I've read so many stories that end just as they were getting “good”, meaning the hero/heroine finally resolve their differences; realize they are madly in love, only to have the book end. How many times I’ve wanted to know the story AFTER the story where we can enjoy the fruits of the lovelorn characters labors. But it is not without its risks…one has to wonder when people connect and fall in love amidst all the drama and turmoil, what will their lives be like once the dust has settled? Will it be blissful, or will it be boring? Well, yes…and yes. Admittedly once Margaret’s and John’s personal and professional drama is resolved (in the story “North and South”), their relationship takes a more mundane turn, which is a bit of a mixed blessing. As much as I enjoyed experiencing this new side of Margaret, I found myself yearning for more drama. For those looking for a beautifully written novel that will revisit a story you loved, then this novel is definitely for you.
  • Sugar and Spice: A Karma Café Novella on Jan. 17, 2013

    I loved this book! The heroine Dedra was relatable and nice, and the hero, Paul seemed really sexy. They had great chemistry and the scenes with them were HOT! I only wish this short novella was much longer, because I felt like I wanted to keep reading much more!! Recommend for fans of romantic erotica.
  • Return of the Crown on Feb. 01, 2013

    This novel by Millie Burns was a lot of fun, more so than I’d expected it to be. It was full of adventure and action that kept me interested, and I liked the heroine, Ravyn. She was smart and resourceful and brave and strong. Kind of a tomboy but is relatable. Sometimes I was unclear on a few things, mainly the passage of time and where the characters were in relation to one another (far? Close?) I could never quite get a clear grasp. Also, there seemed like there were A LOT of characters but we never really got to know most of them very well. I know this is standard with fantasy books, but for me it just gets confusing at times when every page or two we are meeting new characters. But I think the plot was good and it made for an entertaining read. I recommend this book for readers aged 12 and up who like an engaging story of action and fantastical adventure.
  • The Hunt for Elsewhere on April 22, 2013

    amazing. I loved this book and immediately sent it to my daughter’s kindle to read. (She is 14, I am…not). This book has some great themes and messages that are important, and delivered in such a way that the reader has an emotional attachment with what is going on. Even though there were some tough parts, and admittedly I thought some events could have been handled with more finesse, such is life, in that everything is not all roses and rainbows. I could possible see some readers thinking there needs more action, as there are times when the story slows down to take introspective looks. However, I for one thought it added to the overall character development and enhanced the story as a whole. So I am giving this wonderful book 5 stars and look forward to reading more from this author.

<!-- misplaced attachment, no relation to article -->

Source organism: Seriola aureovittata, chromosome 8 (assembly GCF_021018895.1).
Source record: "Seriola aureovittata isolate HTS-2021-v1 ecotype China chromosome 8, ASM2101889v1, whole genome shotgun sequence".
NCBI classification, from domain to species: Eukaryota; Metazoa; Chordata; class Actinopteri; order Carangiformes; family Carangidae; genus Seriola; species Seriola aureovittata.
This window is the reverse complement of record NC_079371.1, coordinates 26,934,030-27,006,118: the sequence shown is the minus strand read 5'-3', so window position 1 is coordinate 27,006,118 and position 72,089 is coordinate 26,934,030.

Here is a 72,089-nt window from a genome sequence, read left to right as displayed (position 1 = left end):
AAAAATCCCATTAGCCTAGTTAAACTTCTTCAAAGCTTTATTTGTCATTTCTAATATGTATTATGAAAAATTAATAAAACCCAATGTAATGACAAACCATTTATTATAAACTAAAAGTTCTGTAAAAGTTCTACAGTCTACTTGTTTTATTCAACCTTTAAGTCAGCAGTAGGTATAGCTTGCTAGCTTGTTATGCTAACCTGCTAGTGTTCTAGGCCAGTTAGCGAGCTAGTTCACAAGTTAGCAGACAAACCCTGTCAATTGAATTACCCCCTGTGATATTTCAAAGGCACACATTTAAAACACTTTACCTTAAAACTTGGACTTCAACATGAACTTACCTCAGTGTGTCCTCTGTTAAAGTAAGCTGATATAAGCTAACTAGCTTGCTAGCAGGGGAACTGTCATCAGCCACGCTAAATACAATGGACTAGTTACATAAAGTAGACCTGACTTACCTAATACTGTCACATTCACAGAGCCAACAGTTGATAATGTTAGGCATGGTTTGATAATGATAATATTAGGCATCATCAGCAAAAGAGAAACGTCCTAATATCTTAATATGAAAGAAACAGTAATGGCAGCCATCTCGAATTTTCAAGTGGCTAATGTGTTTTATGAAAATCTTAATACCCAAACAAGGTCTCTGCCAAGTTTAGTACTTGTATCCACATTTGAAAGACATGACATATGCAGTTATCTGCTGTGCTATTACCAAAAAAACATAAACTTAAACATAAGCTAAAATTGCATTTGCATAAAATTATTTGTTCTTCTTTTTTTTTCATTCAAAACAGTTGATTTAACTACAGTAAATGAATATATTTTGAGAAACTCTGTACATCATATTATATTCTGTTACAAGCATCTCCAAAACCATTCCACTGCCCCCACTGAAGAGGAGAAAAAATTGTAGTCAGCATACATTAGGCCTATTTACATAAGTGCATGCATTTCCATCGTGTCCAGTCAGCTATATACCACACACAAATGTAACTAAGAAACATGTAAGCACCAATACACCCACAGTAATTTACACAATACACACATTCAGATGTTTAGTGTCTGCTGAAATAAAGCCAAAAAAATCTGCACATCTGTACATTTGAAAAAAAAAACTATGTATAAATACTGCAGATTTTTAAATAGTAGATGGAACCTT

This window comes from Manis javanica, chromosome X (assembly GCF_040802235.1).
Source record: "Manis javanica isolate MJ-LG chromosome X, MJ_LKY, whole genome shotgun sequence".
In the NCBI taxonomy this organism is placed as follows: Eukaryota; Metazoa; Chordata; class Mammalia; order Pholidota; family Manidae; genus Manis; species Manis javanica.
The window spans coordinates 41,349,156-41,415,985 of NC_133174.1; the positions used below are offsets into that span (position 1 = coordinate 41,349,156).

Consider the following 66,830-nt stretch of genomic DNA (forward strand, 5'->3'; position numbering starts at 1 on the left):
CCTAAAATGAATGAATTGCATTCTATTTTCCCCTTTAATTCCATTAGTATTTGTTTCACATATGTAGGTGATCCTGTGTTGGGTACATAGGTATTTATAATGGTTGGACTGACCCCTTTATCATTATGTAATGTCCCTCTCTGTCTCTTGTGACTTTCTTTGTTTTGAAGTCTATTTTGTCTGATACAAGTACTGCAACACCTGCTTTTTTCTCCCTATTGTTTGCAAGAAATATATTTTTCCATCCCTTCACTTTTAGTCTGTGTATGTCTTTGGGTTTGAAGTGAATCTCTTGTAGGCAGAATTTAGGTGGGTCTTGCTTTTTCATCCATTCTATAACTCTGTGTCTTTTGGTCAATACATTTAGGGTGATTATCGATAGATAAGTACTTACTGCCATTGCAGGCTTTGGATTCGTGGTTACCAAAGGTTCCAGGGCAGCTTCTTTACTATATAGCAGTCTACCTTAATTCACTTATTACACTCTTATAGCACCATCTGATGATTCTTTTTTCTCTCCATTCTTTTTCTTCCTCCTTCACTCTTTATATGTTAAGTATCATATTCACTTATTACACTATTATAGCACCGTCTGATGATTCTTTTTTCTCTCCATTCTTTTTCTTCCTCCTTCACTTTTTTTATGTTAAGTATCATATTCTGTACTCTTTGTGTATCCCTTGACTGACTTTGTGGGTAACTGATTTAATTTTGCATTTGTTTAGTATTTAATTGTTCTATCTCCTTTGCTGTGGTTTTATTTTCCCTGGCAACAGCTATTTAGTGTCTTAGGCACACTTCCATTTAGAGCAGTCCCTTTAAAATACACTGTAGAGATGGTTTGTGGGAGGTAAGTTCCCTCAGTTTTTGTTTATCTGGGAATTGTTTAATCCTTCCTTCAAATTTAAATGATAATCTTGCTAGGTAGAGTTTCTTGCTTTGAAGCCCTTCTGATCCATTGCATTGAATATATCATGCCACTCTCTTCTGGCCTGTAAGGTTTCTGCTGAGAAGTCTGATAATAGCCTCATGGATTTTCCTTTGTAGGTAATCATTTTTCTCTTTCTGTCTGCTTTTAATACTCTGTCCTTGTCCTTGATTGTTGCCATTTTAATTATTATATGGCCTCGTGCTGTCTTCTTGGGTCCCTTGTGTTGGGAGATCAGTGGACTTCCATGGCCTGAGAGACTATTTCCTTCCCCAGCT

• The Seedbearing Prince: Part I on July 18, 2013

    The Seedbearing Prince was the first book I’ve read from the author DaVaun Sanders, but I assure you it won’t be the last! If the next one were out I’d be reading it right this minute! I’ve read many, many YA fantasy novels by indie authors over the past several years and I can say with all certainty that this novel ranked up there among the very best of them. Mr. Sanders writes with confidence and utilizes great word economy. I appreciated how detailed the world-building and characters were without being weighed down with excessive purple descriptions (a common flaw I find in this genre). Dayn is a likable character and it is great to see the events unfold (for the most part) from his perspective. This novel is a great addition to the YA fantasy genre, and I think adults will enjoy it too! It is a quite lengthy book, but it is worth the read.
  • The Angela Suite on March 18, 2014

    For me, this book was an unexpected surprise. At first I thought it started off a bit slow, with perhaps too much time spent on the details of the mundane. But by the end I was thoroughly caught up in Terence’s (Terry’s) whirlwind world of sex, addiction, music, and self-destructive behavior. This book is billed as an erotica novel, but there is really so much more to it than just sex. And there is plenty of that, and not your normal, run-of the-mill stuff either. It is graphic, shocking at times, heartbreaking, and ultimately hopeful. One of the more interesting books I’ve encountered and hard to really pigeonhole into a specific category. Recommended for adults who want something different to read and who don’t offend/shock easily.
  • Gladius and the Bartlett Trial on June 01, 2014

    Wonderful! I loved this book “Gladius and the Bartlett Trials”. I’m a big fan of this genre and have read many books in it. While some parts felt a little familiar, even predictable, J.A. Paul delivers a fresh story with a voice all his own, complete with original creatures and unusual characters which is RARE for a fantasy book. It’s ALL been done, it seems! So I did appreciate the imaginative world-building that Paul implemented and the continuous action that kept us from being bored even for a minute. The names are fun, and this is one of those rare books that is geared toward a young audience (probably middle grade boys), but me, a woman in her thirties really enjoyed it. But I’ll be recommending it to my sister for her teens to read next. Recommend for those who enjoy a fun, clean fantasy adventure with good writing and unexpected humor.
  • The Sense of Touch on July 26, 2014